But my Schadenfreude side wishes a pox on the auction houses, those shrines to the disconnect between the inner life of art and the outer life of commerce. If they don’t go belly up or return to dealing mainly with dead artists, they need to stop pretending that they have any interest in art beyond the financial. Additionally, I hope many of the speculators who never really cared about art will go away. Either way, money will no longer be the measure of success. It hasn’t made art better. It made some artists—notably Hirst, Murakami, Prince, and maybe Piotr Ukla´nski—shallower.

Recessions are hard on people, but they are not hard on art. The forties, seventies, and the nineties, when money was scarce, were great periods, when the art world retracted but it was also reborn. New generations took the stage; new communities spawned energy; things opened up; deadwood washed away. With luck, New Museum curator Laura Hoptman’s wish will come true: “Art will flower and triumph not as a hobby, an investment, or a career, but as what it is and was—a life.”

7 Responses to “Jerry Saltz on Frieze”

  1. thank you!!! very interesting…

  2. Sandy –

    In a previous comment you stated:

    “I just finished listening to this podcast and I think that your comments about the financial crisis and the art market were naive and misinformed, punctuated by a lot of wishful thinking.”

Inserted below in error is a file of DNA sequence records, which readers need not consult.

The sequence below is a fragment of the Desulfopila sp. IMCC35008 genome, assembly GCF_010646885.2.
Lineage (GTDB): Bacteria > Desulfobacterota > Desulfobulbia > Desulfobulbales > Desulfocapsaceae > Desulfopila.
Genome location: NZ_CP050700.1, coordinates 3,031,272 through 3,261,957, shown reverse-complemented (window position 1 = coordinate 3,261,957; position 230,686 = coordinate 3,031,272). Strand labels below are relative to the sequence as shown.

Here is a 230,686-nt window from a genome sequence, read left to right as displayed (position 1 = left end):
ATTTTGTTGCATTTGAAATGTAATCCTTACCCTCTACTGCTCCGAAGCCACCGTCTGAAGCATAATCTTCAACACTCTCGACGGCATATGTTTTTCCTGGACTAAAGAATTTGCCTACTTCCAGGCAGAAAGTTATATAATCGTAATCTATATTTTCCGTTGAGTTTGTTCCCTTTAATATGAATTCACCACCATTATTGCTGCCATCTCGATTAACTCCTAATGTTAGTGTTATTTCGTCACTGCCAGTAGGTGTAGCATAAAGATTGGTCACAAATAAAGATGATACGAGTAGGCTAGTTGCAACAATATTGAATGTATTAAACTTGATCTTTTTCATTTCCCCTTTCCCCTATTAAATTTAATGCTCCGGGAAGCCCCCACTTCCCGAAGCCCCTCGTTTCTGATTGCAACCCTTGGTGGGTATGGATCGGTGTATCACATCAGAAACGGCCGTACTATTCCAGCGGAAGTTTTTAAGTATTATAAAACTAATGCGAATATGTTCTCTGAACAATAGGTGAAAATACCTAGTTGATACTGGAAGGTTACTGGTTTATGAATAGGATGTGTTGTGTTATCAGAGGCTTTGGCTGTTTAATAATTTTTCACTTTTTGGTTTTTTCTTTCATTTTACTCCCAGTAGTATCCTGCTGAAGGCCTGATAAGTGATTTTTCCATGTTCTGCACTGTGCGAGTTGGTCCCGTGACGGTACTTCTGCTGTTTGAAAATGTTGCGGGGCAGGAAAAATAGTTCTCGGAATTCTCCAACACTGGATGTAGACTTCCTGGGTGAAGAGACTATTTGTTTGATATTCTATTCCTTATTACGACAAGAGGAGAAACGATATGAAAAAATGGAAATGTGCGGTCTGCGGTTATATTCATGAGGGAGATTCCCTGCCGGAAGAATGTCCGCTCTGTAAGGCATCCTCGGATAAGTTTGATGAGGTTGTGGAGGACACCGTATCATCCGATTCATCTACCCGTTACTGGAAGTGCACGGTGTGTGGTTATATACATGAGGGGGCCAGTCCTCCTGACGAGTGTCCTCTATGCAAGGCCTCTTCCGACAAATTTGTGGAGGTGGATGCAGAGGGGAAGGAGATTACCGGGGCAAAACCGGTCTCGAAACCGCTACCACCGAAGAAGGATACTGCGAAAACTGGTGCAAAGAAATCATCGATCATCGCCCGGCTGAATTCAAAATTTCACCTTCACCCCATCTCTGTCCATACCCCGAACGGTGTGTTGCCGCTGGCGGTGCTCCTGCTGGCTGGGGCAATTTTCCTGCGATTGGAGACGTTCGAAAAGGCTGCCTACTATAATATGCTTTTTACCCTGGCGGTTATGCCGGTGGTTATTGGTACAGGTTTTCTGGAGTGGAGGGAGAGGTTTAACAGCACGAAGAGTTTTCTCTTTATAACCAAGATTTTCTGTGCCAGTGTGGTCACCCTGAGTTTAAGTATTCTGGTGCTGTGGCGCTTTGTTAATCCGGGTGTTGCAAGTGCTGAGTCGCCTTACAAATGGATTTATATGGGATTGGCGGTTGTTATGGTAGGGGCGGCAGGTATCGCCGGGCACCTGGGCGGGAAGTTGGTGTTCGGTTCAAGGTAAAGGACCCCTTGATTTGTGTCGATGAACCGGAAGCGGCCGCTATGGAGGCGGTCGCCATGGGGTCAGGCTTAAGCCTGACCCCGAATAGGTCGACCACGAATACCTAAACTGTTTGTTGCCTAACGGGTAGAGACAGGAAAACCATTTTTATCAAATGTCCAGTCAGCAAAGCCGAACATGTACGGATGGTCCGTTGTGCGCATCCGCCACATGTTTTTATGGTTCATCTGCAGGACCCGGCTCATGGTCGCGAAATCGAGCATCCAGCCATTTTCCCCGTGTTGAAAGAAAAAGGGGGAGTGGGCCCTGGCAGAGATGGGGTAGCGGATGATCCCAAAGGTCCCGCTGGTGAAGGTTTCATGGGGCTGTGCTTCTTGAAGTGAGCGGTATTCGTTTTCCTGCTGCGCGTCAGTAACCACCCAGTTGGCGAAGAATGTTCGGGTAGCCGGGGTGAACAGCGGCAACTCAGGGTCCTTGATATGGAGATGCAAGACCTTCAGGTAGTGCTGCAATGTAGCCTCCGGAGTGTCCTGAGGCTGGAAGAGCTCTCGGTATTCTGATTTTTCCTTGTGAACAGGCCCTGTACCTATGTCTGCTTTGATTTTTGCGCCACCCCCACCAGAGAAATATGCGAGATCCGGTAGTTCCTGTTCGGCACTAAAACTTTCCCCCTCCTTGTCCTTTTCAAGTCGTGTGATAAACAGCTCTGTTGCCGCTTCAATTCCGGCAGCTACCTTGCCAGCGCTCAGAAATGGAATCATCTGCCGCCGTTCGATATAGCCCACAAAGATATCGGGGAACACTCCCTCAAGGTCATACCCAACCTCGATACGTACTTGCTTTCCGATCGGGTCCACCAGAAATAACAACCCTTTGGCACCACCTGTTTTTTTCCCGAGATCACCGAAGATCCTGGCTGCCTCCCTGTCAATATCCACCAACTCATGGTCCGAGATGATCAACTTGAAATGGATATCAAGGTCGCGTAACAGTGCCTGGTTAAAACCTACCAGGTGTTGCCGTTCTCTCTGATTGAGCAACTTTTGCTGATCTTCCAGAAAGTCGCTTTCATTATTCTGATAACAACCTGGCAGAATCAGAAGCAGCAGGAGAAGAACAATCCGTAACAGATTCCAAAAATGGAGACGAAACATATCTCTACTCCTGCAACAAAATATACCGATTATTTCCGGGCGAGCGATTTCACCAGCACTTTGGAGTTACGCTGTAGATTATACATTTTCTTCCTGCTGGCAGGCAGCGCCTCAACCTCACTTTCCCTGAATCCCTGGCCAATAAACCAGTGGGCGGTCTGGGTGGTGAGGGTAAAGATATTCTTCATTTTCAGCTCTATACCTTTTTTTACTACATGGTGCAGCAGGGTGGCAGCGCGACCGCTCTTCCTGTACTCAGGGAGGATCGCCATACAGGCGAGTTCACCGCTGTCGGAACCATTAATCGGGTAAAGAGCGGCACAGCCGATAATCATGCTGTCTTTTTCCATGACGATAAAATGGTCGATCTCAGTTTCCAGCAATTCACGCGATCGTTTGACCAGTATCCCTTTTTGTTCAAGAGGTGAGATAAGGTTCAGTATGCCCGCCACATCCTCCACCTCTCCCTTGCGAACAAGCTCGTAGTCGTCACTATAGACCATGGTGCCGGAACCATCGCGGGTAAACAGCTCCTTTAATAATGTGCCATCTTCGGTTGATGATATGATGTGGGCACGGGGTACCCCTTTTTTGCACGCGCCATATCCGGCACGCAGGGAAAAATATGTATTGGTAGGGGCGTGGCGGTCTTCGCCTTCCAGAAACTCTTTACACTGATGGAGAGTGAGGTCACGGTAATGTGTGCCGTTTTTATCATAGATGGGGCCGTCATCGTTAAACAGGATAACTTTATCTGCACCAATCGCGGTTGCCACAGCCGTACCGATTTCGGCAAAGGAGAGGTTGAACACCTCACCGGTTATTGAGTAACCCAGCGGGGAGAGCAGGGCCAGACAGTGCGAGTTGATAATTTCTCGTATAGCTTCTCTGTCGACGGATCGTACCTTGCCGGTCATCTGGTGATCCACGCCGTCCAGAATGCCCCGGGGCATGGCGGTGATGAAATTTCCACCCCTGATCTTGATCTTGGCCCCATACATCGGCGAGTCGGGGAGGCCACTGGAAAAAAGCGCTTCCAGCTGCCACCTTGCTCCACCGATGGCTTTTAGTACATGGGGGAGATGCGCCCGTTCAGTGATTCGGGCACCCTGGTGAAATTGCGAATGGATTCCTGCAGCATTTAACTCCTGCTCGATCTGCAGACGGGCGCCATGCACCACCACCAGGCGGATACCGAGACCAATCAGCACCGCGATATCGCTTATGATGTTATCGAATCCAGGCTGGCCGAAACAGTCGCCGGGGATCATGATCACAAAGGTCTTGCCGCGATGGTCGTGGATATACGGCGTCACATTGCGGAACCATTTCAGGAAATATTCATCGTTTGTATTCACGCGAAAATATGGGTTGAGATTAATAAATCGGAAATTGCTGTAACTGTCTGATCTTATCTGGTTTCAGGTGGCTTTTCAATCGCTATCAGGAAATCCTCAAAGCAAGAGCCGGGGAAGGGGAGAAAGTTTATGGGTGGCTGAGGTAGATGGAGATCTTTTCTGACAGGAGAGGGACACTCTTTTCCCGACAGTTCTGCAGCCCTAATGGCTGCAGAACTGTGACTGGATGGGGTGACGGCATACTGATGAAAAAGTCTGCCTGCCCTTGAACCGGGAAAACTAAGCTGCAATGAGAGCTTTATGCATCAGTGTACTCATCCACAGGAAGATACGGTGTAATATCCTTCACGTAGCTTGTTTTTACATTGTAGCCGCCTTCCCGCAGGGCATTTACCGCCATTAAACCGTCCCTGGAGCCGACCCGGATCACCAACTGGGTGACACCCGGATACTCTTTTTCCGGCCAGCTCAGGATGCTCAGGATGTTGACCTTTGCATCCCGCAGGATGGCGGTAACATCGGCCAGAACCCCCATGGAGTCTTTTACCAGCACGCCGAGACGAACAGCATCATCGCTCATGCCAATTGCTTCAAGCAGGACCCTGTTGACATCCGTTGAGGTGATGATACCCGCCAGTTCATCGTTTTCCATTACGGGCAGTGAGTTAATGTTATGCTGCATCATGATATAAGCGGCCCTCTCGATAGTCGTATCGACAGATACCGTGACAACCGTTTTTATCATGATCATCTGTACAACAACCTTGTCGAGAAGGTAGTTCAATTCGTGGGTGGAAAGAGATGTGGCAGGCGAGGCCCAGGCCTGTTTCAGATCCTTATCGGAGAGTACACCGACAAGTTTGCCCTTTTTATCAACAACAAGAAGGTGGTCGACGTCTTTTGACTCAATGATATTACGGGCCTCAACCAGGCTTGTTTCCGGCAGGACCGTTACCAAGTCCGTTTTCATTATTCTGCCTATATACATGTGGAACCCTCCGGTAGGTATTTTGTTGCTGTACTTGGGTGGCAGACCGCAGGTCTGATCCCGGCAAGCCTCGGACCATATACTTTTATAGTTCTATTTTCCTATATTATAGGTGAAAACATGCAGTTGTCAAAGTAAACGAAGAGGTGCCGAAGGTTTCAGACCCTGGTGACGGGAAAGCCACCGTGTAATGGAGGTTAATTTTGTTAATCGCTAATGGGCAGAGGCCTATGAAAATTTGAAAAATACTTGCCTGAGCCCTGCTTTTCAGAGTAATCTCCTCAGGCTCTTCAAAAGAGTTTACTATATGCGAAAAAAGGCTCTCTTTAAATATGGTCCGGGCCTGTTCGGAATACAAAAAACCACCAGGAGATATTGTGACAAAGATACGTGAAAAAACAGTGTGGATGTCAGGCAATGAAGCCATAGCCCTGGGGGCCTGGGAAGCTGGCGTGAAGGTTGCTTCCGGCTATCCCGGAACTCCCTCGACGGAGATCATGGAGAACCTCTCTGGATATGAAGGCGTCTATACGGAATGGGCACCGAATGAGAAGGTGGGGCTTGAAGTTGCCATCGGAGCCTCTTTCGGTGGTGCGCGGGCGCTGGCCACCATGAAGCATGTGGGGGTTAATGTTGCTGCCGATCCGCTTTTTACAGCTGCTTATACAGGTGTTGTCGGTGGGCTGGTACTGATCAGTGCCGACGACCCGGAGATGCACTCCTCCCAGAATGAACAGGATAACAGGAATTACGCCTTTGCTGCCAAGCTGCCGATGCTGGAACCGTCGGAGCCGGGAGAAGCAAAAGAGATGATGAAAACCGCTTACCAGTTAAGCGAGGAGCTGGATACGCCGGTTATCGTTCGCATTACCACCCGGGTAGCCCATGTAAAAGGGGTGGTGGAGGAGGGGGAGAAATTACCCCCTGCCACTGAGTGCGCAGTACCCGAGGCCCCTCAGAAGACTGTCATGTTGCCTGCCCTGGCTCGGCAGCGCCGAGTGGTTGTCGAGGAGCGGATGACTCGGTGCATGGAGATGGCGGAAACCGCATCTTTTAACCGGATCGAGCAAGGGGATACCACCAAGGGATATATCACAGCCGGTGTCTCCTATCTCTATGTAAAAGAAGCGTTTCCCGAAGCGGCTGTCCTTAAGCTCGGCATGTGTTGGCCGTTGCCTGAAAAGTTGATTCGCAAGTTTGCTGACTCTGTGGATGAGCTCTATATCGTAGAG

Reference:

    Episode 163: San Francisco Fall 2008

    http://badatsports.com/2008/episode-163-san-francisco-fall-2008/

    ———

    What I notice, here, is that while the words “Written by Megonli” appear at the bottom of this article, the text was written by Jerry Saltz.

    And the photograph accompanying the text was taken by Linda Nylind.

    But Jerry Saltz’s name and Linda Nylind’s name appear in no other place than this comment.

    And if the link back to the article “Frieze After the Freeze” is sufficient, why not simply provide the link — and not copy and paste the entire text?

    ———

    The point that I am driving at is that Bad at Sports is valuable, endearing even, because of the (1) local, (2) original and (3) honest content that it contains.

    To the extent that Michael Workman was attempting to make that point, I think that he’s correct: Why “dump” on the amateurs laboring for love, and then applaud plagiarism of the institution?

    News about New York, and news about the economy, has never been hard to find; the same cannot be said of Chicago visual arts coverage.

  3. Paul,

    Meg doesn’t intend to plagiarize anything. To imply that that was attempted is just wrong. Maybe she should have more directly excerpted the article and created a second link to encourage further reading at the source, fair enough. To imply that BAS attempted to claim authorship is wrong. We have never claimed “authorship” of what occurs in the news stream. Meg and Christopher keep it updated as a way of helping people stay informed and they do it because they believe it is valuable and helpful. That is obvious and clear.

    We are trying to get more people to create original content and we are working towards providing a more robust and useful tool for investigating the art world and worlds we are a part of. We are interested in seeing more folks contribute original content. So if your interested contact us.

    We will attempt to change the “written” to “posted” as you advise by the intention was not to deceive but to inform. We are not a magazine, we are a web site and as so subject to a different informational flow and notion of “publishing.”

    BAS is essentially still just a bunch of artists and art worlders interested in sharing our experience of, what a good friend of mine refers to as, Planet Art. We do no member of this community any favors by being willfully ignorant or encouraging others to also be ignorant.